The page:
Sundays too my father got up early
and put his clothes on in the blueblack cold,
then with cracked hands that ached
from labour in the weekday weather made
banked fires blaze. No one ever thanked him.

I'd wake and hear the cold splintering, breaking.
When the rooms were warm, he'd call,
and slowly I would rise and dress,
fearing the chronic angers of that house.

Speaking indifferently to him,
who had driven out the cold
and polished my good shoes as well.
What did I know, what did I know
of love's austere and lonely offices?
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I was seduced into buying this delicious little book by Eileen Shaw's review - she helpfully gives a full example of one of the probably less well known sonnets, and then (in comments, in reply to a question,) gives another

So if you want examples of some pretty damn stunning sonnets which may not be in your existing poetry collections - read her review for a couple of tasty samples.

The foreword to this collection is vivid and muscular, the least dry explanation of the evolution of the sonnet out there. Paterson's own visceral response to poetry is palpable and infectious.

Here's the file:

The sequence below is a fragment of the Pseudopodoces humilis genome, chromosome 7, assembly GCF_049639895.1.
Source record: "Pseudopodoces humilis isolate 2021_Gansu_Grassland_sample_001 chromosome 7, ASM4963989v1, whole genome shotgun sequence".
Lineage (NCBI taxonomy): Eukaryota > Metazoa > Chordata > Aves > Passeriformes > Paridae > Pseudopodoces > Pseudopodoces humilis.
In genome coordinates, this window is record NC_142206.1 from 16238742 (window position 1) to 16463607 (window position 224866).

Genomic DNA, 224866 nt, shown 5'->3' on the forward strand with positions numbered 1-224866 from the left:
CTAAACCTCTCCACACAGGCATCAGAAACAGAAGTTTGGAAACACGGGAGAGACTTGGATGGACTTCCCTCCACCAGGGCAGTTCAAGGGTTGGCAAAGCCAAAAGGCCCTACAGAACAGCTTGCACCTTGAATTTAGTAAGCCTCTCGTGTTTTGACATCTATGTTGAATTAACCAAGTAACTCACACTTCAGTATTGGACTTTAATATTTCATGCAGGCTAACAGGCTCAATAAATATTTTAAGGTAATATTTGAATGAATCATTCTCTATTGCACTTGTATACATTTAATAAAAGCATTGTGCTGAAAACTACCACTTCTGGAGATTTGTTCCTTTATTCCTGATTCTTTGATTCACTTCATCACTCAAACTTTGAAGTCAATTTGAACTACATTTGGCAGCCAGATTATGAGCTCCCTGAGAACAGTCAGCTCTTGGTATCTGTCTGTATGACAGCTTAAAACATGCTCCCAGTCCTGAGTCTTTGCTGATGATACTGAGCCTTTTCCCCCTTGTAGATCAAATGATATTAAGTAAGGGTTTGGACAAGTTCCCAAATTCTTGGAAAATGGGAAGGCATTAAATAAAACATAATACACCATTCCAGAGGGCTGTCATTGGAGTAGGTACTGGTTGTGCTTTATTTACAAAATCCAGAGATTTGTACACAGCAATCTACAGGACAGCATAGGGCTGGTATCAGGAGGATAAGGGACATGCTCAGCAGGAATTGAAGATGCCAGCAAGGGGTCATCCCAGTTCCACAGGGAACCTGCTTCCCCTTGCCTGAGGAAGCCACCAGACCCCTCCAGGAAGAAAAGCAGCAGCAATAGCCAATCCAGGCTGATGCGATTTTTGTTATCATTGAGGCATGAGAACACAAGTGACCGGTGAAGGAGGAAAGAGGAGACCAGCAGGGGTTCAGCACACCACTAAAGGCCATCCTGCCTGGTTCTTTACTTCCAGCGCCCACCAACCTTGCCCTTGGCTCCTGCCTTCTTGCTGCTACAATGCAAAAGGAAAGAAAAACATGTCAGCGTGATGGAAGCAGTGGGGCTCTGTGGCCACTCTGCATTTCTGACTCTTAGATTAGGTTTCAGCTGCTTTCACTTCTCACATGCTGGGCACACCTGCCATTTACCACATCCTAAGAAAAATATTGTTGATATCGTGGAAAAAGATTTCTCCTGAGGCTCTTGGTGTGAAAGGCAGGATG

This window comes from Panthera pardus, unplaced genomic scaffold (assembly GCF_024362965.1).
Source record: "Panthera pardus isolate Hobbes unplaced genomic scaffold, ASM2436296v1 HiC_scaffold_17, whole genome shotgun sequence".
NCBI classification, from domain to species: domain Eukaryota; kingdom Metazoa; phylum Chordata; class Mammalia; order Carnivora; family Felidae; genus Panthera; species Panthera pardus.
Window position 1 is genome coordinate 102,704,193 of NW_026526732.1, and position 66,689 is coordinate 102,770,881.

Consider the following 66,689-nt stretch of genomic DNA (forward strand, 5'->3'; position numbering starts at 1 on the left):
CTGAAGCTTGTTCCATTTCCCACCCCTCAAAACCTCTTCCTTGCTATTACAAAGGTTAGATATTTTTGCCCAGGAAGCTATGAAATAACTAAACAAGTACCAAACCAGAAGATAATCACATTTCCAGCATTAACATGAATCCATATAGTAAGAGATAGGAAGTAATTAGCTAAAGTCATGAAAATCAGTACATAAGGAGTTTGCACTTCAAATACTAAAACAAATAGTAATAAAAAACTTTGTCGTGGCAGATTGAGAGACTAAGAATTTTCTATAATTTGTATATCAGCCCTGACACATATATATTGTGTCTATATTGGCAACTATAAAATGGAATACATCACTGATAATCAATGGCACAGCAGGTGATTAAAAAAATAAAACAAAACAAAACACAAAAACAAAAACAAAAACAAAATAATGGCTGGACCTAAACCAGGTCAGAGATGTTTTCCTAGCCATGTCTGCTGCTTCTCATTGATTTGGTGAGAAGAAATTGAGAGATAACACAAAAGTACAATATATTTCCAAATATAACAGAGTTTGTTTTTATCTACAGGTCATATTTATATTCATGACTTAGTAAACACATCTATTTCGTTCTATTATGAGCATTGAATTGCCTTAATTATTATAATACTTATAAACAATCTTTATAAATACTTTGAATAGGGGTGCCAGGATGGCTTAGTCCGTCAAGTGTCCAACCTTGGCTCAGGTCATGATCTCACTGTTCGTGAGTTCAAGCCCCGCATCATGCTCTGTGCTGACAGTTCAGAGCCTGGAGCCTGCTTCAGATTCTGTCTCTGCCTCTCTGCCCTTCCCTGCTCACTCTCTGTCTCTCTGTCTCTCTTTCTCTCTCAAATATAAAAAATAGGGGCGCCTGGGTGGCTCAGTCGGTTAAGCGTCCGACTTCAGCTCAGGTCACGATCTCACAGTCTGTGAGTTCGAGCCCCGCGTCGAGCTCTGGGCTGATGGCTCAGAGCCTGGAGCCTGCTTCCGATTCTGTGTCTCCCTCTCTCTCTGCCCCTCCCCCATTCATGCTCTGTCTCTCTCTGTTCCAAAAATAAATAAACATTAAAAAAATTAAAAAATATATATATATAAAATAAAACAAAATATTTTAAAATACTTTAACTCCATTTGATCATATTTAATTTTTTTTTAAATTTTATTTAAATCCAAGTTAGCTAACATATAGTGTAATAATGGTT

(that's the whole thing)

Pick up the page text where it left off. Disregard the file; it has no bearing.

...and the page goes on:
The sonnets are ordered not by alphabetical author progressions, or by date; instead there is almost the sense of each sonnet, leading onto the next as part of a larger ordering of themes, so that the subject matters of the poems slowly progress - sonnets devoted to sexual love and praise of the beloved, sonnets which are almost physically sensuous in their devotion to praising the divine (nice juxtapositions of sonnets lingeringly describing kissing the beloved, to the first poem in 'the divine' series, a sonnet by Wilfred Owen describing kissing the Cross. And on.

This very subtle, personal but unexplained, un spelt out (by Paterson) ordering of the sonnets is itself a delight and revelation, so that one can have a very modern sonnet cheek by jowl with one of the very well known ones, and the progression of subject and neighbouring sonnets slightly change the way one reads the familiar sonnet - it becomes 'as though for the first time' once more

As another reviewer also notes, the 5 or 6 line notes on each sonnet right at the end of the book are excellent and illuminating - but utterly unobtrusive. Paterson trusts the sonnets, and the reader's personal experience of those sonnets properly, and does not forcefully insert his own interpretation of them onto yours. You have your own relationship with each poem, and can then choose to see, not a dissection of the poem, but the recounting of someone else's experience of it. He doesn't break the lovely thing apart, he leaves it whole, but maybe encourages the reader to look afresh or through different eyes.